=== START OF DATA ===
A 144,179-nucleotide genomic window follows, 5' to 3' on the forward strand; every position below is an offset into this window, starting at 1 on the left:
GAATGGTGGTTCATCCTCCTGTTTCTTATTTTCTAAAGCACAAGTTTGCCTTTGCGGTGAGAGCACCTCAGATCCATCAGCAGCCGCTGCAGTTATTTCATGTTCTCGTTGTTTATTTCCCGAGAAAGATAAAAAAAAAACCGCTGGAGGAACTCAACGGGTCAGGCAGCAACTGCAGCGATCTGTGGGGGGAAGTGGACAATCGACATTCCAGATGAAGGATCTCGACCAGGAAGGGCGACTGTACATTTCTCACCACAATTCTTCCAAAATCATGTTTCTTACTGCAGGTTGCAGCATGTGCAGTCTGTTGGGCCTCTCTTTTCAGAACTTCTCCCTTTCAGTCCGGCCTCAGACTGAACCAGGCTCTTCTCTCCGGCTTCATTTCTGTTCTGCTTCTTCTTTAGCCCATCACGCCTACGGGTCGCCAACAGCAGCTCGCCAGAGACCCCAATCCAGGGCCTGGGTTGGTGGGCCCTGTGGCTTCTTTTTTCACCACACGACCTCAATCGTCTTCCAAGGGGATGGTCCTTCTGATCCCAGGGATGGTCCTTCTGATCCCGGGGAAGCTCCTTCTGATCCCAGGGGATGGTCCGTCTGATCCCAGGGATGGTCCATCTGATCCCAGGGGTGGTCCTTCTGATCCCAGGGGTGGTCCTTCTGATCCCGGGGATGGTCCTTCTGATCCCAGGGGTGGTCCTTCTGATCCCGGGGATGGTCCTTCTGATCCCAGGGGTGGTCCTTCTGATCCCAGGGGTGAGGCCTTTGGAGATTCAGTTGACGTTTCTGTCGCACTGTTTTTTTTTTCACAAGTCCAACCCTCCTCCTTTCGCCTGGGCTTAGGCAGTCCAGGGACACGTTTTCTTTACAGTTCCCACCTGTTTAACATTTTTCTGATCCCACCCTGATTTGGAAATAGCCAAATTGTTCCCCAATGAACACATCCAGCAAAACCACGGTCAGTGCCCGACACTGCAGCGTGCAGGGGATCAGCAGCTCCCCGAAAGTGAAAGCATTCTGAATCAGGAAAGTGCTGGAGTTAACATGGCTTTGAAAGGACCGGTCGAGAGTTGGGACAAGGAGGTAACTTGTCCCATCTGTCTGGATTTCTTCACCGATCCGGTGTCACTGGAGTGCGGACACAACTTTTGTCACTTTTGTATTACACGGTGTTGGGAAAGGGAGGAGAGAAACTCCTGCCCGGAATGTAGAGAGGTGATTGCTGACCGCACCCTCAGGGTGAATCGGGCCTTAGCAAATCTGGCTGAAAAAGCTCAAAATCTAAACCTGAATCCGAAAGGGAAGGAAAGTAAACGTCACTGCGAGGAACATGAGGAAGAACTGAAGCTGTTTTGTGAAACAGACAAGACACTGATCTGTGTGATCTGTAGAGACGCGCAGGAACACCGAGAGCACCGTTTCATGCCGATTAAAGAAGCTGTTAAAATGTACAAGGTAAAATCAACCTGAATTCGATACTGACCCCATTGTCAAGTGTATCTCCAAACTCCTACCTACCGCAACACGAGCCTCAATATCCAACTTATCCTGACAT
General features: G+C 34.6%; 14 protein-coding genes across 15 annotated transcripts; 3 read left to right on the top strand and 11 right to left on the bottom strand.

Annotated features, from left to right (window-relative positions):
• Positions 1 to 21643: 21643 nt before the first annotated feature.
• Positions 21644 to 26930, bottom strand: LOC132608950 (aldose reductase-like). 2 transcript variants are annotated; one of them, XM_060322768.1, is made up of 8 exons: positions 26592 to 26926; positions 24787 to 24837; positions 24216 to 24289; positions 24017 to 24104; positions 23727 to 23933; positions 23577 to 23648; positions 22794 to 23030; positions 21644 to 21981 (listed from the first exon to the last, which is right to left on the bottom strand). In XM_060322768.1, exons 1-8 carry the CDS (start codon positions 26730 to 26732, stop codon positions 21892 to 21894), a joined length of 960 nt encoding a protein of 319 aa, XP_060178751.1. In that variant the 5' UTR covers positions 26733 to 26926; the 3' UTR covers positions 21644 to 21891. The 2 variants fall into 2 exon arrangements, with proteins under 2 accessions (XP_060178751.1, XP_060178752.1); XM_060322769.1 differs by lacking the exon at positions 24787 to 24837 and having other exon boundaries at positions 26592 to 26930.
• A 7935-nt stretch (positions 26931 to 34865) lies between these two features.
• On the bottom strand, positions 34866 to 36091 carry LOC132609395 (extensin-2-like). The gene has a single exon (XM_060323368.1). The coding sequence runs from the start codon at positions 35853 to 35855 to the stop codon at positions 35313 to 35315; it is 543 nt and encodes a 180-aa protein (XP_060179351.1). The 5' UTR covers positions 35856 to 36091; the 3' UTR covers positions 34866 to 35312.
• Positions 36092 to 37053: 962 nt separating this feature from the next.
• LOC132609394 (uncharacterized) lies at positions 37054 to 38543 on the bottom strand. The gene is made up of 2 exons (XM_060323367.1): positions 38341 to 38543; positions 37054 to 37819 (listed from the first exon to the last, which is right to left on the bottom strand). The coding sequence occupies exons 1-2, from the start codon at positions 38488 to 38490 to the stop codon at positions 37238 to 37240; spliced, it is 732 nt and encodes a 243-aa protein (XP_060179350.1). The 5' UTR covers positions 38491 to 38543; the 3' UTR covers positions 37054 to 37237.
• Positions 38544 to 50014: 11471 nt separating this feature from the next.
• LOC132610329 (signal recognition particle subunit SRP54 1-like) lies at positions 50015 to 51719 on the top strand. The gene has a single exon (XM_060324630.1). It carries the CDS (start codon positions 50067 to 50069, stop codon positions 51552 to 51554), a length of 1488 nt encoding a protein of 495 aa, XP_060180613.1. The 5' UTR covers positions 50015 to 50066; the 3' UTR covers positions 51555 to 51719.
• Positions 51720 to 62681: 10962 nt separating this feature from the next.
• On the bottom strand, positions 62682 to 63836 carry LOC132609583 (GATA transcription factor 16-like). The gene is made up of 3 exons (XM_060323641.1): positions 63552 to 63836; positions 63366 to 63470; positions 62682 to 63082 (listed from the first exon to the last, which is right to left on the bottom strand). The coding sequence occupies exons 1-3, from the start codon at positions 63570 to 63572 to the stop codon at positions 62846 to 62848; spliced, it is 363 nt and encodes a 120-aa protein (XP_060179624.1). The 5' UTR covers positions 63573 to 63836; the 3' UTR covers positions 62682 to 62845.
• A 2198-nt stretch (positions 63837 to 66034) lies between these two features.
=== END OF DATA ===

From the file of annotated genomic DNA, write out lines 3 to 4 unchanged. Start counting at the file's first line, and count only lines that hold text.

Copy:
General features: G+C 34.6%; 14 protein-coding genes across 15 annotated transcripts; 3 read left to right on the top strand and 11 right to left on the bottom strand.

Annotated features, from left to right (window-relative positions):